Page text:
Review: Patternmaster

PatternmasterOctavia Butler’s 1976 novel Patternmaster occupies a slightly odd position in her oeuvre. Although it’s Butler’s first novel, chronologically it’s the last in her Patternist quartet, which also includes Mind of My Mind, Wild Seed and Clay’s Ark (as well as the now out-of-print Survivor, which Butler repudiated). The ideal reading order of the series is hotly contested: I haven’t read any of the other novels, but structurally Patternmaster is very strange for a series finale, and is slightly unsatisfactory even as a standalone.

Butler’s far-future North America is inhabited by a society of Patternists – telepaths connected to one another by a sort of mental energy field known as the Pattern. The most powerful Patternist, and the ruler of their society, is the titular Patternmaster, who at the time the novel takes place is an old man named Rayal.

The Patternists’ mortal enemies are the Clayarks, humans mutated almost beyond recognition by the Clayark disease. The Patternists believe that the Clayarks are essentially animals, and the two groups attack each other at every opportunity. Similarly, the Patternists call un-mutated, non-telepathic humans “mutes” and treat them like cattle, setting them to menial tasks in their households.

Our protagonist is Teray, a young and gifted Patternist just out of school who’s forced into servitude by his older, more powerful brother Coransee. Coransee is the strongest of Rayal’s sons, and hopes that by removing Teray from the equation he can secure his succession to the role of Patternmaster when Rayal dies. Teray, of course, has other ideas, and together with a healer named Amber he embarks upon a dangerous journey across the country to seek sanctuary from Coransee’s scheming and the mental control with which Coransee threatens him.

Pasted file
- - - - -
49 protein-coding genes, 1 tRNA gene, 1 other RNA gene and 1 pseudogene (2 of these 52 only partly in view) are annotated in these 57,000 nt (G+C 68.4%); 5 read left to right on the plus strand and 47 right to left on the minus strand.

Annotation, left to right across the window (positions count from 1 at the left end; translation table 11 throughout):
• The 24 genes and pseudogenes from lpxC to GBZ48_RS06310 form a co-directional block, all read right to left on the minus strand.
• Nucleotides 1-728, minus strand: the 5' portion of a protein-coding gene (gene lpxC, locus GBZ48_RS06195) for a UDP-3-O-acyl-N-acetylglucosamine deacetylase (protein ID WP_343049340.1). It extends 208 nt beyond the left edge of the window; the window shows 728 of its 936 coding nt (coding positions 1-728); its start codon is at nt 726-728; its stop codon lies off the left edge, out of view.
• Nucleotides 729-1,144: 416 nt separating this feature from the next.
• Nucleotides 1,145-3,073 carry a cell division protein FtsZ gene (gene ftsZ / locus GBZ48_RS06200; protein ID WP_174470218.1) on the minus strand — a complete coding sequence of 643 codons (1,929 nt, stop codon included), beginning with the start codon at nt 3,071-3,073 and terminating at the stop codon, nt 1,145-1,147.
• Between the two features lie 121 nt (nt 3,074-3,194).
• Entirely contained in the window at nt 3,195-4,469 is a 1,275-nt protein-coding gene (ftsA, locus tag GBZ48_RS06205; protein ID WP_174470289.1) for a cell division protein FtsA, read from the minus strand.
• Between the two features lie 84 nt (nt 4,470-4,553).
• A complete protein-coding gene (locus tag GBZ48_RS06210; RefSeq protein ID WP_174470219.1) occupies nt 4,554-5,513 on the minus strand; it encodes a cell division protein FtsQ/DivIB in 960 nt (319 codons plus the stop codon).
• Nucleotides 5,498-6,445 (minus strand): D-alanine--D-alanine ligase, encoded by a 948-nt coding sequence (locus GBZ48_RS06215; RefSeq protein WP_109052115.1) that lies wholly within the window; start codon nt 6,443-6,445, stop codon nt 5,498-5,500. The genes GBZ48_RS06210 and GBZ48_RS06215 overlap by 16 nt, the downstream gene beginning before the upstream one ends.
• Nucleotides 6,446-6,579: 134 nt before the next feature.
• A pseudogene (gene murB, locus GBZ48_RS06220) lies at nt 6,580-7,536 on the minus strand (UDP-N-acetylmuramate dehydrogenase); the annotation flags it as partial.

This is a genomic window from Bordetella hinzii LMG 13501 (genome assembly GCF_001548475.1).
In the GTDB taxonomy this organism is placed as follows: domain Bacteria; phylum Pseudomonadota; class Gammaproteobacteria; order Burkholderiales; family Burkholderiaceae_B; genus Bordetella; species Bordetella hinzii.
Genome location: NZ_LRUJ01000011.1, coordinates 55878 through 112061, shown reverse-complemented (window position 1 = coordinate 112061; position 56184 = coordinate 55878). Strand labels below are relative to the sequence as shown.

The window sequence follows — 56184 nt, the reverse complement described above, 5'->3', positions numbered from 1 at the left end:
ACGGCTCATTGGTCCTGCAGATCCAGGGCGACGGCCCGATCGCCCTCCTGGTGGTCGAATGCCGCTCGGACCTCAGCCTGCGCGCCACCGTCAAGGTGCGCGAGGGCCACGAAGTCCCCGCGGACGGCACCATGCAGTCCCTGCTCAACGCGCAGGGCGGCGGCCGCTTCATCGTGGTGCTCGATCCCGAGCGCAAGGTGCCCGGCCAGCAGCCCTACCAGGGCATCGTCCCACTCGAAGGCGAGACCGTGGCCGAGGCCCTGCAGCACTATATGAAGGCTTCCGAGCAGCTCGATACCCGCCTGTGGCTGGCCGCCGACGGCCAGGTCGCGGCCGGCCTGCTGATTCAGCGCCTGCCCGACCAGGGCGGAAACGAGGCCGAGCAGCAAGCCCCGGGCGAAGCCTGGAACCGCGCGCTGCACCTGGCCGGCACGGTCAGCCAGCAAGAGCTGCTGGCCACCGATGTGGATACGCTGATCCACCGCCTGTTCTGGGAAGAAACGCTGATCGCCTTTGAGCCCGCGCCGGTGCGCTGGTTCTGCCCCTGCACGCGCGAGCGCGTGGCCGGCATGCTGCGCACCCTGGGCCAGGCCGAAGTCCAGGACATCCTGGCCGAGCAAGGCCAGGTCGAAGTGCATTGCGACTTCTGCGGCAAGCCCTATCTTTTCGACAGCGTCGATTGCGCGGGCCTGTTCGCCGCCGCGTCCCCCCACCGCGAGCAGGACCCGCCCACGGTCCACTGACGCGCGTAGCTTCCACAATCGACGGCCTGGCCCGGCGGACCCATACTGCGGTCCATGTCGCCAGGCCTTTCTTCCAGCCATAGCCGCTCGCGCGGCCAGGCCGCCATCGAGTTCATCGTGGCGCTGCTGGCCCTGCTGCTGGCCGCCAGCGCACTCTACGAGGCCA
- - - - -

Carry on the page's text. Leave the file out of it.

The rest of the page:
What makes Patternmaster so odd, considered as an SF dystopia, is that nothing really changes in it: it’s fundamentally a novel about how entrenched power structures perpetuate themselves. As Teray journeys across the Patternist world, he experiences its various injustices both in his own person – as when his sister-wife Iray is taken from him by Coransee, thanks to laws and social mores that give Housemasters absolute power over their households – and through observation of how Patternist society treats various groups (the Clayarks, Patternist women, the mutes). As genre-savvy readers, we might expect that Teray will use his burgeoning powers to resist the society in which these injustices are allowed to thrive – especially given his romance with Amber, whose position as a wandering healer is politically tenuous, leaving her as it does at the mercy of various male Housemasters. (She is also bisexual in a world that doesn’t really understand female bisexuality.) Instead, however, Teray continues to seek power within that society – to take the place of the oppressors rather than overthrow them.

It’s a bleak vision of the future, one in which humanity’s descendants continue to tear each other apart and old prejudices still hold; in which those with the power to change things choose simply to maintain the status quo. I don’t think that this is how Butler thinks the future really will look: all dystopias are, after all, reflections of the concerns of the time they’re written in. But it’s striking how relevant Patternmaster‘s concerns still are today, how inescapable our own power structures increasingly feel. I can’t say I precisely enjoyed Patternmaster: it’s too bleak and too stark for my taste. But it’s certainly doing a lot of heavy lifting for such a slight volume, and I’m interested to read the rest of the series.

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